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Heteropatriarchy and Academia

Stanford graduate students are invited to join us for a speaker series examining the presence of heteropatriarchy in academia. 

We are motivated by this specific moment in time, during which COVID has exacerbated inequalities and laid bare the shortcomings of our educational institutions as it pertains to supporting and advancing women, people of color, LGBTQIA+/queer individuals, and gender non-conforming individuals in particular. We are in a unique moment in which we are attempting to return to some form of hybrid or in-person work, and can claim this opportunity to reimagine our practices and recreate our support systems.

Our aim is to provide both structural and individual/community level perspectives. We will provide tools and support for navigating academia without placing the burden for institutional change on an individual’s shoulders. Guests speakers will present research for both a systematic view and for examples of how research may inform social and institutional change.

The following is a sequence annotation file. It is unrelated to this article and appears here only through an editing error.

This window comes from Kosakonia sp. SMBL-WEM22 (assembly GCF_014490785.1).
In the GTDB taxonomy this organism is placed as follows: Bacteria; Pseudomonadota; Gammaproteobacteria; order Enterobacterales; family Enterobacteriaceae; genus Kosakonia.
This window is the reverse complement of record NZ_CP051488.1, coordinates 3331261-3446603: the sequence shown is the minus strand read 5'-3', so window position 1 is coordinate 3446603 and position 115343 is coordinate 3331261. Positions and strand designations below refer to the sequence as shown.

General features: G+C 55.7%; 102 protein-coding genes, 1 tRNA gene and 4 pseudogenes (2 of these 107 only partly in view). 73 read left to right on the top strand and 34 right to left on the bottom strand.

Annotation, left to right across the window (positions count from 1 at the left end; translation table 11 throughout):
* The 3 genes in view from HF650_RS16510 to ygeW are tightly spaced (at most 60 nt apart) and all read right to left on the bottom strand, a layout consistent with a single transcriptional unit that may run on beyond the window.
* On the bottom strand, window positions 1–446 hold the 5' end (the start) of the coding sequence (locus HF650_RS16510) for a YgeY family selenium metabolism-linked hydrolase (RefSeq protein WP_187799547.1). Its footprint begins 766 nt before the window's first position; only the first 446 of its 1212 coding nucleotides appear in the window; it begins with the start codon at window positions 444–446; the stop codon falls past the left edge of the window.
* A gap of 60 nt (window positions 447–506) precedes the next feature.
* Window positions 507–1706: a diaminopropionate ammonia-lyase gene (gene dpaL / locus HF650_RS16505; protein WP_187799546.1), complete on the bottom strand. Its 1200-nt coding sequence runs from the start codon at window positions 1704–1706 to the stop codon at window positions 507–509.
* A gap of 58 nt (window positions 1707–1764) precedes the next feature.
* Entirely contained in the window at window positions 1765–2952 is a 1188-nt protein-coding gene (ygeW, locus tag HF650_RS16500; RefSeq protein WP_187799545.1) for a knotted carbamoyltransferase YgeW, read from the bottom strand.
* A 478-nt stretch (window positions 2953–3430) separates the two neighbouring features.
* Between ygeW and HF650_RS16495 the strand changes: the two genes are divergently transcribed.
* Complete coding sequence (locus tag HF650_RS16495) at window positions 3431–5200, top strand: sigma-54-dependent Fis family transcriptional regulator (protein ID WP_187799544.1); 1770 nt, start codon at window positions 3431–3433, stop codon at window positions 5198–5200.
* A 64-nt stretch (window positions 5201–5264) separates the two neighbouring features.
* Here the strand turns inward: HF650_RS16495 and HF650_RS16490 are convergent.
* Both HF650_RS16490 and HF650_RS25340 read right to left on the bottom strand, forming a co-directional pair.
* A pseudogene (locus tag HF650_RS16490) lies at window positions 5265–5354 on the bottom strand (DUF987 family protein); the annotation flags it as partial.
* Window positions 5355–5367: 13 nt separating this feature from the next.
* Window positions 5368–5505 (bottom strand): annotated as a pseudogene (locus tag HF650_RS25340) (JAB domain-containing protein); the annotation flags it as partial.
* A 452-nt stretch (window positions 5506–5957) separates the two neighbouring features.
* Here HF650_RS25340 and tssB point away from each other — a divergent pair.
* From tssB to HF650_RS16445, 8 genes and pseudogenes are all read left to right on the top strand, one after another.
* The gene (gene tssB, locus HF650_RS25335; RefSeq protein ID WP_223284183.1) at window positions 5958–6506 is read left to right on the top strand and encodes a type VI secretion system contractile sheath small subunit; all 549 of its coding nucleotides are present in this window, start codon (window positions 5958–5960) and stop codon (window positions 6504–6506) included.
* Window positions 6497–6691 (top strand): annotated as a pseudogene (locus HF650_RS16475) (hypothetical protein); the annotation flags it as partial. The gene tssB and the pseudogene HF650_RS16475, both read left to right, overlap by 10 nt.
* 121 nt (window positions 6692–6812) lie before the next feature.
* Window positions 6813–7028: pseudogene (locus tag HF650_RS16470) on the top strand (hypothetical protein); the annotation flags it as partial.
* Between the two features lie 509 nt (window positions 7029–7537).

The series is generously funded by Stanford's Vice Provost for Graduate Education.

Upcoming Spring 2022 events

This speaker series and interdisciplinary intellectual community is open to any Stanford graduate student. All events will take place via Zoom until further notice. Contact Meagan Khoury to register and receive a Zoom link and with any questions at

Friday, April 8, 11 a.m.

“(At Least) Doubly Qualified? The Diversity Hire as an Expert Communicator and Cultural Laborer”
prabhdeep singh kehal (Brown University)


Wednesday, April 20 at 12:00pm

“Mapping Institutional Power Structures”
Reg Calcagno (Human Rights Campaign)

“Liberated relationships are one of the ways we actually create abundant justice, the understanding that there is enough attention, care, resource, and connection for all of us to access belonging, to be in our dignity, and to be safe in community” -- adrienne maree brown, Pleasure Activism